Decisions are the fuel of all successful endeavors. If you’re a person who strives to succeed you’ll need to make many decisions in your life. Try as you might, some of them will be bad decisions.
Some will be very bad.
I’ve written before about my thoughts on the importance of sound decision-making. Success requires not just decision-making but GOOD decision-making. Skilled decision makers use what I call judgecernment, the combination of judgment and discernment, to make the best decision possible. The most successful people don’t always make the best decision possible but they get many more “right” than “wrong” and the “bigger” the decision the more likely they are are to get it right.
But sometimes it’s the little ones, the quick ones, that when wrong, haunt you.
I’m truly fortunate to be trusted to speak in front of groups, often. It is an honor to be considered skilled enough and thoughtful enough to share my opinions and thinking with an organization’s people and in some cases, their customers.
Sometimes while “on stage” I’ll share some jokes too. I have this theory that if you’re in front of hundreds of people and you’re telling jokes then you are most certainly going to offend someone. No matter what you say, if somebody laughs then somebody else, at least one somebody, will be offended. No matter how “safe” the joke is, somebody will always be offended. I’m perfectly okay with that. So long as it’s not too many “somebodys.”
Last week in front of a very large group I shared a joke more suited to a barroom than a ballroom. I’d love to claim poor judgment but there would need to be at least a bit of judgment displayed in order to claim that it was poor. It was actually just a very bad decision.
I’m sure I disappointed some people with my decision. While I don’t want to seem cavalier about the feelings of other people because they do matter, I’m really not overly concerned about that.
Here’s what really made it a bad decision… I disappointed myself. I forgot for a moment the honor of being trusted in front of a group. While many people laughed (well, maybe not actually
many but some) and some more were even still laughing about the joke the next day.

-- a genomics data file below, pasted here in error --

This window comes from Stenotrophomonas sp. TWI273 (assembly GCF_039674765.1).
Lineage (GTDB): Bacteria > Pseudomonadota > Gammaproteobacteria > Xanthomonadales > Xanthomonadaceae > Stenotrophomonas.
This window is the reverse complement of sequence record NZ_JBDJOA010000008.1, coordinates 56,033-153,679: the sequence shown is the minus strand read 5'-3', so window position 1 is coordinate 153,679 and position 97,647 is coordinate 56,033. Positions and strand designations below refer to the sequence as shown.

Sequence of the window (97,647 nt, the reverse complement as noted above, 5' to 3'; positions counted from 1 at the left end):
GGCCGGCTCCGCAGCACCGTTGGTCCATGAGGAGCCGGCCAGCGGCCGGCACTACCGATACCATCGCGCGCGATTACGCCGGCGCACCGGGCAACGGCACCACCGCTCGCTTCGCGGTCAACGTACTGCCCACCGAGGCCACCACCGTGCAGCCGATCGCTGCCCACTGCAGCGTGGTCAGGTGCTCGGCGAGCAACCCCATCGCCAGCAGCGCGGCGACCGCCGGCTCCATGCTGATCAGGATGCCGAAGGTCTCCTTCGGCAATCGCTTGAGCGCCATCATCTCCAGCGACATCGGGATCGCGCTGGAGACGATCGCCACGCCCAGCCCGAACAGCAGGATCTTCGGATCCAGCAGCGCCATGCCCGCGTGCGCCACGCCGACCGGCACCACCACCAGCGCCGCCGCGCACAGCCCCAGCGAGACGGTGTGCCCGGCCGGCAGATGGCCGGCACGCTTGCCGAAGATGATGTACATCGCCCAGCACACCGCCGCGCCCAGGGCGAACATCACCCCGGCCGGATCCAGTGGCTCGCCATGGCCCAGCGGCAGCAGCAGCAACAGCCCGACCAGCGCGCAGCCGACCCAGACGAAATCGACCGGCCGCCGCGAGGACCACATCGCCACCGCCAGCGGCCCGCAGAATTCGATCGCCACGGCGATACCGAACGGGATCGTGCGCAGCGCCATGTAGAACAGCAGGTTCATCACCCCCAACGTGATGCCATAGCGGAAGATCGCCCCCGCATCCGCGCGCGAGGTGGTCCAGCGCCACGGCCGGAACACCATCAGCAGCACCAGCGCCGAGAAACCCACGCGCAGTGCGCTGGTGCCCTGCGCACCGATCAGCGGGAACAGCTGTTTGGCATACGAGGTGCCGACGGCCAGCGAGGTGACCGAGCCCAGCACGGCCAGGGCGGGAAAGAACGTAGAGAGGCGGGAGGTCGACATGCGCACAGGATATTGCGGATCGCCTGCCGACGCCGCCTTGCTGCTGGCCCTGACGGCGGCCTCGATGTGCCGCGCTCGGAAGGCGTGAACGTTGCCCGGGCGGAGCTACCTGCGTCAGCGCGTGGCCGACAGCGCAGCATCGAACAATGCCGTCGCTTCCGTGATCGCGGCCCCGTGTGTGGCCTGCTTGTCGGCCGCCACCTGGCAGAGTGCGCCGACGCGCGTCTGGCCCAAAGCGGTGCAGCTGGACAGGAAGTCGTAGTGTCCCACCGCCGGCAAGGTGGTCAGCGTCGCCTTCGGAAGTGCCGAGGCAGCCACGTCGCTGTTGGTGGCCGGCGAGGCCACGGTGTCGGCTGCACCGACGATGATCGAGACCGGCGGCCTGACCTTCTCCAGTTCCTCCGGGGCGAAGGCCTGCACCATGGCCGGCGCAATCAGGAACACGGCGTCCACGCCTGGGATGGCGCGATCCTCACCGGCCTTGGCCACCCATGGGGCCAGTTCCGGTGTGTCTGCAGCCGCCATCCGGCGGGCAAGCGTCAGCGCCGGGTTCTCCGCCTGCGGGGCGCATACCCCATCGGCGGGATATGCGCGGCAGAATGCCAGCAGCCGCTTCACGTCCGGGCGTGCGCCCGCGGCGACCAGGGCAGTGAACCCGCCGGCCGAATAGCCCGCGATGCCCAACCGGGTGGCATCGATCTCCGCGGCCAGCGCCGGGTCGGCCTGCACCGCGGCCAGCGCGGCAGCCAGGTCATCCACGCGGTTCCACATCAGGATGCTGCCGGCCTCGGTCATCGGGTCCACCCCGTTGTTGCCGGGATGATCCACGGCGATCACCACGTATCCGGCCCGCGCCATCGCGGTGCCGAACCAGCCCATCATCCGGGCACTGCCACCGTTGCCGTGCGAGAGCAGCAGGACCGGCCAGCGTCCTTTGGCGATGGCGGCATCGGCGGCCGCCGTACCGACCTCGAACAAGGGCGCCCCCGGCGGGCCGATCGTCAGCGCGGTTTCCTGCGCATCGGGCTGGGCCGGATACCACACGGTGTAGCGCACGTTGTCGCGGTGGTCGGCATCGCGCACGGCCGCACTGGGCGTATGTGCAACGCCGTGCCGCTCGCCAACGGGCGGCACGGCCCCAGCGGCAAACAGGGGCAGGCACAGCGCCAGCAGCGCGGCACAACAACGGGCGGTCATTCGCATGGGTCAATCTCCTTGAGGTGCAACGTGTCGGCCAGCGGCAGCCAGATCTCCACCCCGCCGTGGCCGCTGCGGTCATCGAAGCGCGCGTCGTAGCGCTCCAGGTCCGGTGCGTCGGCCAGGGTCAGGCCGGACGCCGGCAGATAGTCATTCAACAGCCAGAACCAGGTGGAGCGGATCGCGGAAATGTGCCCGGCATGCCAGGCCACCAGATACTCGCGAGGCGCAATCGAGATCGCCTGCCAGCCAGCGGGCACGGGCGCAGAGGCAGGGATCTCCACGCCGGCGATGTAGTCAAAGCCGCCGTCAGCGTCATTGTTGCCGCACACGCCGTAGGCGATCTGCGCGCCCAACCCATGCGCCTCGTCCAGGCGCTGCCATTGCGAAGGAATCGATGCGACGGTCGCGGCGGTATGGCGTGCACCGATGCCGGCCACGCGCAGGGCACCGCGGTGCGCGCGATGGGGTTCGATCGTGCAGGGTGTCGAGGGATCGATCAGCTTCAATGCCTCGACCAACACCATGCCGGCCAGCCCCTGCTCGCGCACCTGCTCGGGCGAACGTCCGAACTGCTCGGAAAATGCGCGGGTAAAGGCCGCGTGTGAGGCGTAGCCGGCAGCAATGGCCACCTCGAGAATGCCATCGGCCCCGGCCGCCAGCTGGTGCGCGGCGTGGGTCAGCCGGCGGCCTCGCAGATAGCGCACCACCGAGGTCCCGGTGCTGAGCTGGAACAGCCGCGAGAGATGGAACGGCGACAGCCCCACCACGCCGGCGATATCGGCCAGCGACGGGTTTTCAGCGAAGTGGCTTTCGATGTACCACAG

Truth be told I’ve received little negative feedback from the joke but it doesn’t really matter because I was offended. I was offended by the fact that I failed to model the behavior I speak and write about every day. I got lazy and failed to look for a better, more appropriate joke. It’s a decision that will haunt me for awhile and frankly, it needs to. It’s good to be reminded that despite my skill and experience I can still make bad decisions that negatively affect other people.
Like I said, some decisions will be very bad.
So, you know what I did about that? I learned. Immediately. I committed to myself to make better decisions next time and then I made a whole bunch of decisions the very next day. They were all better decisions than the one from the night before though admittedly, I’d set the bar pretty low.
Successful people cannot allow bad decisions to prevent them from making decisions in the future. The failure to make any decisions, or to make decisions too slowly, can cost companies just as much as making poor decisions, sometimes even more.
Successful people learn from every decision, good and bad and they know that a person cannot learn from a decision that they refuse to make.
Making no decision is in fact a decision, it is a decision to do nothing and that is almost always a wrong decision. You can’t “fix” a decision until it is made. If you think you can avoid problems by not making a decision then you’ve just made the biggest mistake a decision maker can make.
So learn from your poor decisions, better yet, learn from the poor decisions of others and use the experience to grow as a leader and make better decisions in the future. It’s what successful people do.
And no, I won’t share the joke with you, you won’t be hearing that one from me again anytime soon!